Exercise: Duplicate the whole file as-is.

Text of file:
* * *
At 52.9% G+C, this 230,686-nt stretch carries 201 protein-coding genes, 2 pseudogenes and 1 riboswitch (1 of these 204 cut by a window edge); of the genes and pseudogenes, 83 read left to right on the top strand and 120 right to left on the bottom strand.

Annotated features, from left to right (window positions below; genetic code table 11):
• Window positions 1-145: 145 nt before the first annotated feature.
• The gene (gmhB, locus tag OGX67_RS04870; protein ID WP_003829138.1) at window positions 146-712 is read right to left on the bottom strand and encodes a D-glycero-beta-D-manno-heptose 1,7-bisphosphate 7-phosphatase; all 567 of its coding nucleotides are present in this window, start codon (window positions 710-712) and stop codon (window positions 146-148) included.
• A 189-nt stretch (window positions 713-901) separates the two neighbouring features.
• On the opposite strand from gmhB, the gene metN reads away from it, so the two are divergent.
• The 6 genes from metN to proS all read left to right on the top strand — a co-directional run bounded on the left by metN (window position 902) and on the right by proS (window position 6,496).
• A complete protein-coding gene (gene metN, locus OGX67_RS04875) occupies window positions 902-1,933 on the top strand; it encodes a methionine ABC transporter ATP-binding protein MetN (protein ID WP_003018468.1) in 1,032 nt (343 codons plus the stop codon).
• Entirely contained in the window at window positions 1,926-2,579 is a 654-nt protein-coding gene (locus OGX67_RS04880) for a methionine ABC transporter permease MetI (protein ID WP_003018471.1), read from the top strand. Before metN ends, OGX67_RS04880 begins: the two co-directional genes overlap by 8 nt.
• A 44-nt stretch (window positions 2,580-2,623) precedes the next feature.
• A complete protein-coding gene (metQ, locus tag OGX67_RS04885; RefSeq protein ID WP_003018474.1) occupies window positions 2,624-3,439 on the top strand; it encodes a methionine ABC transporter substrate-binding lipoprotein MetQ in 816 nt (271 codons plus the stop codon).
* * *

At 52.9% G+C, this 230,686-nt stretch carries 201 protein-coding genes, 2 pseudogenes and 1 riboswitch (1 of these 204 cut by a window edge); of the genes and pseudogenes, 83 read left to right on the top strand and 120 right to left on the bottom strand.

Annotated features, from left to right (window positions below; genetic code table 11):
• Window positions 1-145: 145 nt before the first annotated feature.
• The gene (gmhB, locus tag OGX67_RS04870; protein ID WP_003829138.1) at window positions 146-712 is read right to left on the bottom strand and encodes a D-glycero-beta-D-manno-heptose 1,7-bisphosphate 7-phosphatase; all 567 of its coding nucleotides are present in this window, start codon (window positions 710-712) and stop codon (window positions 146-148) included.
• A 189-nt stretch (window positions 713-901) separates the two neighbouring features.
• On the opposite strand from gmhB, the gene metN reads away from it, so the two are divergent.
• The 6 genes from metN to proS all read left to right on the top strand — a co-directional run bounded on the left by metN (window position 902) and on the right by proS (window position 6,496).
• A complete protein-coding gene (gene metN, locus OGX67_RS04875) occupies window positions 902-1,933 on the top strand; it encodes a methionine ABC transporter ATP-binding protein MetN (protein ID WP_003018468.1) in 1,032 nt (343 codons plus the stop codon).
• Entirely contained in the window at window positions 1,926-2,579 is a 654-nt protein-coding gene (locus OGX67_RS04880) for a methionine ABC transporter permease MetI (protein ID WP_003018471.1), read from the top strand. Before metN ends, OGX67_RS04880 begins: the two co-directional genes overlap by 8 nt.
• A 44-nt stretch (window positions 2,580-2,623) precedes the next feature.
• A complete protein-coding gene (metQ, locus tag OGX67_RS04885; RefSeq protein ID WP_003018474.1) occupies window positions 2,624-3,439 on the top strand; it encodes a methionine ABC transporter substrate-binding lipoprotein MetQ in 816 nt (271 codons plus the stop codon).